it’s coming home

I have never been a football fan, yes, I like it when Liverpool win, and shamefully rejoice when Manchester United lose, but really, I am not a fan.  However this year it is different.  For a start the World Cup has been on constantly in our house.  Hubby is thankfully recovering well from his surgery and enjoying convalescing in the Summer sun with footie as the soundtrack to his return to wellness.

This actually was quite annoying at first, until I noticed what was happening all around me.  Social media posts showing friends and their children watching the beautiful game and for once it seems England is winning. The smiles and laughter of the children, all of whom believe that their team can win, well it is quite magical. Then I watch the after match interviews, so much less stressful than actually watching a match and I notice that not only are they winning, they are doing it with good grace and humility, not to mention smart waistcoats.  Gone, it seems, are the egos, the big men who have always put me off the sport.  Those days it seems are done.  Now we have a team, no one more is important than another, and for that I thank them all.  Win or lose to showcase kindness,  team spirit and friendship on the world stage is impressive.  These guys are role models, and for once our children, girls and boys alike have people who are decent and honest to look up to.  No matter what happens next it has been worth it.

As the excitement of today’s match dwindles, and talk turns to the next one, this time a real chance to do something wonderful, I am thinking of another football team.  Young men and boys, passionate for their sport, together as a team on a day out.  A young manager, keen to give them fun experiences led them into a cave, two weeks ago, and they are still there today.  Thankfully brave rescuers have found them and are working hard to bring them home.  It is a tricky task, deep under ground with waters rising, this team literally are in peril.

So, as we hear our countrymen and women singing the Three Lions song, I will be hoping that another team on the other side of the world will soon be coming home, that parents and loved ones will be able to hug them and scold them and then, quietly get on with the rest of their lives.

Let’s all hope that Football really is coming home soon.


One thought on “it’s coming home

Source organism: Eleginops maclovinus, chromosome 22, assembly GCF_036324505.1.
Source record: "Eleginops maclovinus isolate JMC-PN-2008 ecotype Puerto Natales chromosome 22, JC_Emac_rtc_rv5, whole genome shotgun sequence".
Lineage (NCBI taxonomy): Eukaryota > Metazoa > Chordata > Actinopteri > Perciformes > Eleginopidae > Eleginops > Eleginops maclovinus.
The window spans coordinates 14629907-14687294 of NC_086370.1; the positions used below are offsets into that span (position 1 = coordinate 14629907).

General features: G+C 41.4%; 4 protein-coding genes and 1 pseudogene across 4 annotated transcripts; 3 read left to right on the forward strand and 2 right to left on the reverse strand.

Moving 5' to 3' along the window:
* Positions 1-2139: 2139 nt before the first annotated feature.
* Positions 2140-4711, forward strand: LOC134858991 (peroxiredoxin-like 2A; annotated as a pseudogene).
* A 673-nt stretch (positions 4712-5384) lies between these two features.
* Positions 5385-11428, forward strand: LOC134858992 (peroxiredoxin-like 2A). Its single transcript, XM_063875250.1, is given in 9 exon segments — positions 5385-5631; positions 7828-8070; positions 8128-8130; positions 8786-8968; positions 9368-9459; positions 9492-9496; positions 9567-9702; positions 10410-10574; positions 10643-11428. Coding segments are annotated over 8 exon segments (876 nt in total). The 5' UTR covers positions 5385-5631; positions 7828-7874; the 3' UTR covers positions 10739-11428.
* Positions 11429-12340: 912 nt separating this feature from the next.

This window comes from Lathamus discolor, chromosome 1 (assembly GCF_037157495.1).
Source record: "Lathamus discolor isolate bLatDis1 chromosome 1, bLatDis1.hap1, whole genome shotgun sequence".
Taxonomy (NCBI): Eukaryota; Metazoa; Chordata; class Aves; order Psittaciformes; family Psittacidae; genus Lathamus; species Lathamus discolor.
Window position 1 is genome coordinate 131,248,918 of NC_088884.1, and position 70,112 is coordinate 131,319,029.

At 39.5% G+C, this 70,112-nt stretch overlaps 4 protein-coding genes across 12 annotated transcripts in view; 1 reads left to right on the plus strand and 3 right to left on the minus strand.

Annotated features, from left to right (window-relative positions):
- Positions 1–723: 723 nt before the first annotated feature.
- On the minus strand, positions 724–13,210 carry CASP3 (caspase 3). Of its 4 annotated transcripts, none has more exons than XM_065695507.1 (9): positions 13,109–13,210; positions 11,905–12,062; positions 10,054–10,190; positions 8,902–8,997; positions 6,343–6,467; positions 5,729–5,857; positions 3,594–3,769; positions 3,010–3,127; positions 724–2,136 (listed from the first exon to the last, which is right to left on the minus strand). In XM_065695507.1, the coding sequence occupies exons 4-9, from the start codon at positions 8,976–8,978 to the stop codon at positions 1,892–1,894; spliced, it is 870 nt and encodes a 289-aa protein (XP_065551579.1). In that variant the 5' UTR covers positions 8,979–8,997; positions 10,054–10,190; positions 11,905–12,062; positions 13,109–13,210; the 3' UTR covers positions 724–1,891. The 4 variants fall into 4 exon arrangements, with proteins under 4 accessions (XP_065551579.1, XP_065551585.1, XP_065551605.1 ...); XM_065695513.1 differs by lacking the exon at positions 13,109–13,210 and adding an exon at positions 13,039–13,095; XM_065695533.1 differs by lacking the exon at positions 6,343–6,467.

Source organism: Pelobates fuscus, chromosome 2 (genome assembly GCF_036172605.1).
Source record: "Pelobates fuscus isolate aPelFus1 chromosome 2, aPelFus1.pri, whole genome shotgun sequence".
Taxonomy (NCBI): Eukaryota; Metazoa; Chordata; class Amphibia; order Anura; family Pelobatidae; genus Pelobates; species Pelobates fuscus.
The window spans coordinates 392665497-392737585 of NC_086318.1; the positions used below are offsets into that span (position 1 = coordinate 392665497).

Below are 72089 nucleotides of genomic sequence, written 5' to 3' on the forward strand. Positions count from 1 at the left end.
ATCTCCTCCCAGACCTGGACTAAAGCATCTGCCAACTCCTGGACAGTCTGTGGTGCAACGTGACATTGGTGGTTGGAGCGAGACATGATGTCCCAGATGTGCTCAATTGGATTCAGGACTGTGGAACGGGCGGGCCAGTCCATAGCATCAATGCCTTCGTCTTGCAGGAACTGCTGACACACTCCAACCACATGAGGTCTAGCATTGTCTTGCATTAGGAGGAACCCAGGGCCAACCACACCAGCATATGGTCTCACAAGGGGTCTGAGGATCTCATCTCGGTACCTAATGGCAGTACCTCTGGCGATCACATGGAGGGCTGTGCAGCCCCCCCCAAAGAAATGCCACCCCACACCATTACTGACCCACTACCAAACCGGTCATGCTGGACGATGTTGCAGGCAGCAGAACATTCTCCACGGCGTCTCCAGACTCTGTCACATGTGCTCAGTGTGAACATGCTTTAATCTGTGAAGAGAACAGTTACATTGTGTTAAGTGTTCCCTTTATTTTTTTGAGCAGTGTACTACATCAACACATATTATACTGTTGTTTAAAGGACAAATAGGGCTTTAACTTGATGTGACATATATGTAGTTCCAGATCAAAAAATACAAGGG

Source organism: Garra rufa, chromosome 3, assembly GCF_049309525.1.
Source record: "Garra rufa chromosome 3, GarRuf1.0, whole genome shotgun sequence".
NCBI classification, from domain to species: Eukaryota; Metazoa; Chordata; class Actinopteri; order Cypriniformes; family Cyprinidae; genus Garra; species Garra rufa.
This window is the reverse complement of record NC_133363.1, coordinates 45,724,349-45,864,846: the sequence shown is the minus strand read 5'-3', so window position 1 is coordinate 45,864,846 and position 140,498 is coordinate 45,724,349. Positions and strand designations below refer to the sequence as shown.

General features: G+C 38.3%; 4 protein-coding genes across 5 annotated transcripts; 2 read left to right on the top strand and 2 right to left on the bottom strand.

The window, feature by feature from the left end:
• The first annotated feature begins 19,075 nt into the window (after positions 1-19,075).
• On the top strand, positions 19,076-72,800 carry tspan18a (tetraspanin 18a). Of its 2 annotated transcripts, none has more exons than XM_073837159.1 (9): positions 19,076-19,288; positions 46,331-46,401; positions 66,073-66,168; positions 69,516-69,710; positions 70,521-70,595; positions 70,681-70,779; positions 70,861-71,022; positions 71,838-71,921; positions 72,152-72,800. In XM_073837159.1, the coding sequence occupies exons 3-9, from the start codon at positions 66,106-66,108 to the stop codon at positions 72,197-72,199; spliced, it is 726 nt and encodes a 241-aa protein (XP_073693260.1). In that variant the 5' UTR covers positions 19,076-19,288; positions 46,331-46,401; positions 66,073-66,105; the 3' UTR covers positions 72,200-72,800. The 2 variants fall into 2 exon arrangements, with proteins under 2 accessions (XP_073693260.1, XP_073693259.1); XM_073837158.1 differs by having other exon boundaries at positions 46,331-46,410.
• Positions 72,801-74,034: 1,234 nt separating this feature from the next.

1. Wishing your husband a full recovery. It’s time for the two of you now. I understand and empathize because we went through this in 2015 when we found unexpectedly that Geoff had the same heart condition that these young footballers have, who drop dead in the middle of a match . Then we found he had to wait 6 months for an essential test ! We paid and got one the following day. Then we found out that the specialist operation he needed could only be done in three places in Europe, one of them being Papworth Hospital in Cambridge. The op was scheduled, I booked accommodation, flights and car hire. We travelled to UK. He had an angiogram and they decided he needed a different op! Discharged and waited in the accommodation that had been booked for his recovery! Eventually, weeks later,we had to go back to Spain without the op being rescheduled but £3000 lighter!! At last the call came, a month later, they had got everyone together and had decided on the op that was needed. Off we went again by this time my elderly mother had had a fall and was ill in Clatterbridge so flights to Liverpool instead of Luton to pop in quickly to see her, then drive down to Cambridge and pop him into a hospital bed ready for his op the following day. The next day I walked unseeingly round the shops in Cambridge after kissing him goodbye. The hardest of farewells, so many words bubbled to my lips only to be held back by clenched teeth. I knew he felt the same. I had a rare back massage in a salon in Cambridge in an attempt to remove the iron band of tension from around my chest and back. Eventually the call came after a four and a half hour op, they had mended his poor heart. I was not going to see him in Critical Care with all the wires and the tubes, but needed to satisfy myself that he was alive. He made such good progress, Day 1 back in his room, Day 2 more tubes out, but on Day 3 he was hallucinating seeing wild animals out of the window and water cascading through his room and he looked delicate . He told me to go home and I went back to the rented house and sat and cried and cried. The worst day. Day 4 was better they had taken him off the meds that were causing the hallucinations and Day 7 he was discharged so we could drive up to Wallasey so we could live in my mum’s flat while he recuperated slowly slowly. 5 minutes round trip walks to start, breathing exercises, slowly starting to become the new man he was going to be while my mother’s life ebbed away in hospital. Daily visits to see her, feed her and making sure that Geoff took the right medication and didn’t overdo things. Completing the daily diary to send weekly to the rehab team amidst the shopping and the cooking and the driving.7 weeks later when we were ready and fit enough to fly home to Spain, we attended the funeral of my mother. Sad, but for her the right time. She would not have wanted to lose her independence which was inevitable . So I shed tears and we travelled back home to complete his healing. Three years later it is all a distant memory but when I read your blog it all came back to me and I read it to Geoff too. So glad for you both that he is fixed, now you can start to live life again and it is your turn for some good luck and happier times like walking on the beach hand in hand x

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